The hardest voyage – rowing and sailing a Viking ship from Wicklow to Portsmouth

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Viking Ship Sea Stallion sailing from Wicklow to Portsmouth

Viking Ship Sea Stallion sailing from Wicklow to Portsmouth

Viking Ship Sea Stallion sailing from Wicklow to Portsmouth

The Sea Stallion making it’s way from Wicklow to Portsmouth. Photos from
the press section of the Sea Stallion website. As usual, click on the images
for larger photos

The Viking Ship Sea Stallion is an extraordinary project to sail and row a reproduction Viking ship in the wake of the the originals – and it’s proving to be very hard work for the crew. The project issued this press release a few days ago:

‘It has been the hardest voyage yet,’ says project leader Preben Rather Sørensen over the ship’s VHF Tuesday morning.

The Viking ship Sea Stallion left Wicklow in Ireland at 12 noon on Sunday, and is now, Tuesday morning, running before the wind up the English Channel along England’s south coast with 56 tired crew members, who will soon have been sailing non-stop for 48 hours.

The crew went to the farthest limits of body and spirit in a dramatic night. When they go ashore this evening in southern England, they will have sailed the Sea Stallion further than ever before. This morning they have already sailed 220 nautical miles. Last year the ship sailed from Roskilde to Norway in 36 hours – 240 nautical miles in all. That record will be broken today.

The ship’s voyage from Ireland was extremely demanding. Lands End met the ship with threats in pitch darkness around midnight. There were three-metre-high waves from the Atlantic and the westerly reached gale force at times. We took three reefs in the sail.

We had to transfer a total of four members of the crew to the support vessel, Cable One – the last one at a quarter to five this morning. All four had been seasick so long that skipper Carsten Hvid feared for their health. They have all recovered now and in a short time will be sailed back to the Sea Stallion again. Cable One is equipped with several RIBs. These are big rubber dinghies with powerful outboard motors, and they cope well with even three-metre-high waves.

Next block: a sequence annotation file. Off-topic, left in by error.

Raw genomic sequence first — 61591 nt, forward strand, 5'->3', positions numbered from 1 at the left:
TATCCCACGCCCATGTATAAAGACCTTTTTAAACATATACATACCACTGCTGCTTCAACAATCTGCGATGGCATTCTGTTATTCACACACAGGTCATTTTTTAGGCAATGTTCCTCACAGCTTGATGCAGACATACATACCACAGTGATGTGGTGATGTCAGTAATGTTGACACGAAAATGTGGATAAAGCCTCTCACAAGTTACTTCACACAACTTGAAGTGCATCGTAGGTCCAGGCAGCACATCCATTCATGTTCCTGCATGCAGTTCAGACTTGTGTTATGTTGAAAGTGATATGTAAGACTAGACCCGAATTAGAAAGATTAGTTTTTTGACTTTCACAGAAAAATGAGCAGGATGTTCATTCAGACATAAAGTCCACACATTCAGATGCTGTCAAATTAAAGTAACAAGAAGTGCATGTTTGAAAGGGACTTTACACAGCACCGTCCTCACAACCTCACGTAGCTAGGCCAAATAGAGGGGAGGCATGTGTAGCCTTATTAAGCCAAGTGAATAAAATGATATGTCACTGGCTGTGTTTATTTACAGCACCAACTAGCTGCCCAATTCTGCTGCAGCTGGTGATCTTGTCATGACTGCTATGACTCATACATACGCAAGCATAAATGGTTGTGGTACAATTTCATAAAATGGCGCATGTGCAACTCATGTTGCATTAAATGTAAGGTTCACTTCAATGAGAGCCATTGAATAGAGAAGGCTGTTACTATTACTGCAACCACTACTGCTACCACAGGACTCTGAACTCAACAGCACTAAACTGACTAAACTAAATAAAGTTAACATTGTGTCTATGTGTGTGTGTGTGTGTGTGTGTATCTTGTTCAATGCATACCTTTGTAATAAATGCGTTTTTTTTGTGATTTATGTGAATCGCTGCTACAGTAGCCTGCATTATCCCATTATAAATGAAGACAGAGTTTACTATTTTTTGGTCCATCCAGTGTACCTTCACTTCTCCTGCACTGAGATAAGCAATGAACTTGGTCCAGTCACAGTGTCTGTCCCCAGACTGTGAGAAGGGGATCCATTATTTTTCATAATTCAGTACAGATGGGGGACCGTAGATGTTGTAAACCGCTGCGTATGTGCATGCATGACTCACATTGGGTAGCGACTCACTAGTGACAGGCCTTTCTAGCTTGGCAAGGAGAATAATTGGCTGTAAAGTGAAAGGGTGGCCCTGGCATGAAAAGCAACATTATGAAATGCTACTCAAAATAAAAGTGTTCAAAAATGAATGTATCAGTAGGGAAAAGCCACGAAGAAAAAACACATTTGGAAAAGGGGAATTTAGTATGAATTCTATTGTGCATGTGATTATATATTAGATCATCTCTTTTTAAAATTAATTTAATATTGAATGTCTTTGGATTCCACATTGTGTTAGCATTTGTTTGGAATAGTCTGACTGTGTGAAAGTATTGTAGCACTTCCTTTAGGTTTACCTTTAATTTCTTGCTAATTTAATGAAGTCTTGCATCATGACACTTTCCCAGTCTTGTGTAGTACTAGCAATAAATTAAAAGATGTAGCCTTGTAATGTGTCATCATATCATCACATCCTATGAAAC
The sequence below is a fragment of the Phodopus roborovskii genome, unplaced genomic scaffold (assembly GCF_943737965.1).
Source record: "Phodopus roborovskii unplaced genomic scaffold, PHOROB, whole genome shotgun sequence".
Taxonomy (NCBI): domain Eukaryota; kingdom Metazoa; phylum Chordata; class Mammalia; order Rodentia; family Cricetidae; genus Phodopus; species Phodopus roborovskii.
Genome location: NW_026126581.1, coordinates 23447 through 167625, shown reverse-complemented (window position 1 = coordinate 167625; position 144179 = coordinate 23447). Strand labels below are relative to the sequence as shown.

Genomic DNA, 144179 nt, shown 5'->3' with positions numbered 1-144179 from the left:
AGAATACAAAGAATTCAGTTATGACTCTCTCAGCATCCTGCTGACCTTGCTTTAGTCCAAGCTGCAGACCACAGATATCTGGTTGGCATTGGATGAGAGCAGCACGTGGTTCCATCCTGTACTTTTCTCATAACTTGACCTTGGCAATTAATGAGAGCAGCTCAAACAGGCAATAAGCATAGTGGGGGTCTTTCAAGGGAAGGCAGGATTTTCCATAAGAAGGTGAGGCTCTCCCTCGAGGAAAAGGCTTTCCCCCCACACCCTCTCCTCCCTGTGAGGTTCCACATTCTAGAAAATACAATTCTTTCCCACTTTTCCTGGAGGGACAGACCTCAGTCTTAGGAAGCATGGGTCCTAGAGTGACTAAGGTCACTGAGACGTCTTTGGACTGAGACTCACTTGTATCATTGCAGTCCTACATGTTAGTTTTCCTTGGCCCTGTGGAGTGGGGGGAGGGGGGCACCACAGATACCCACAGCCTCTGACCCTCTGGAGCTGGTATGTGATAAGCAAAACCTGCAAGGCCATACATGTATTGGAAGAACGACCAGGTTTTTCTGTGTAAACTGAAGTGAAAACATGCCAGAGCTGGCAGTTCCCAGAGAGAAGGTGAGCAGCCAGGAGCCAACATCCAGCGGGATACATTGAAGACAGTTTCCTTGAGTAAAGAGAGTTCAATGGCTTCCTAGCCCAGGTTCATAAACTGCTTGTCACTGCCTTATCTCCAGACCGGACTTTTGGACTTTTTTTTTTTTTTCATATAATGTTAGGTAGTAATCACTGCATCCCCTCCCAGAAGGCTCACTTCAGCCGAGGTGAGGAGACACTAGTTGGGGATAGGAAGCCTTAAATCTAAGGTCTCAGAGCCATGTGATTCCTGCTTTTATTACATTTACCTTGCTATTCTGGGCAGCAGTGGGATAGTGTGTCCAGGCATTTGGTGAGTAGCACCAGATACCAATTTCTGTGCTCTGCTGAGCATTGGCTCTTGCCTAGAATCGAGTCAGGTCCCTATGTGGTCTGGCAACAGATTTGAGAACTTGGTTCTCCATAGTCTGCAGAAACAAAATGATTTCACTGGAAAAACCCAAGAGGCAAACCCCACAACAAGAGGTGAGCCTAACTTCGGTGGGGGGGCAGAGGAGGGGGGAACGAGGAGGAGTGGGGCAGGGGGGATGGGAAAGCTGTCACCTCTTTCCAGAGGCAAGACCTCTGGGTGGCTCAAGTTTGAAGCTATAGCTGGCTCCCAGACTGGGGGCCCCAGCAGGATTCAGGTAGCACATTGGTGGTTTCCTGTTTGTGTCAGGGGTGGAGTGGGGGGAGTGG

‘The Sea Stallion has coped with the enormous pressure just fantastically. It has never been pushed any where near so long and so hard. We have had no problems with the ship at all,’ says Preben Rather Sørensen.

‘But we have certainly had to bale out a lot of water, for in the hard weather we took innumerable tons of water in. It says a lot about the nature of the voyage and the ship’s quality as reconstruction that, despite half of the crew being constantly seasick, we have been able to handle the ship and manoeuvre quite safely, reefing in and out and trimming the sail without any great difficulty – despite the enormous forces with which the hard westerly wind has hit the hull and the rigging.’

By: Lars Normann

The Sea Stallion from Glendalough is a reconstruction of the Skuldelev-2 wreck excavated from the bottom of Roskilde Fjord in 1962. Scientific research has shown that she was built by Vikings in Dublin in 1042. For more information:

A barge with a Viking-style square sail

The Humber keel Comrade is a rare surviving example of a type of craft evolved to work the difficult Humber Estuary, and its tributaries and canals. She was built in 1923, at Warren’s shipyard at New Holland, and was originally named Wanda. At 61ft 6in in length and 15ft 6in in beam, she had a hold capable of carrying over a hundred tons in cargo.

The Humber is very much part of Viking invader territory, and I do wonder how much this unusual square sail may owe to those invaders of more than a thousand years ago.

For more on Comrade and her sister ship Humber sloop Amy Howson,  see


A new lease of life for an old steam tug

ST Kerne was originally built in 1913 and named Viking but even before she was launched, she was sold to the Admiralty and re-named the Terrier and went to work in Chatham and on the Medway.

She then went in 1948 to J P Knight who operated her on the Medway for another year under her new Gaelic name Kerne before being sold on again to a firm in Liverpool where she worked as a lighterage tug until her retirement in 1971.

During 1970 and 1971 a group of steam enthusiasts bought Kerne before she went for scrap and restored her. She is now an extremely rare example of the once common estuarial-dock tug and a living reminder of early 20th century naval architecture.

For more on ST Kerne: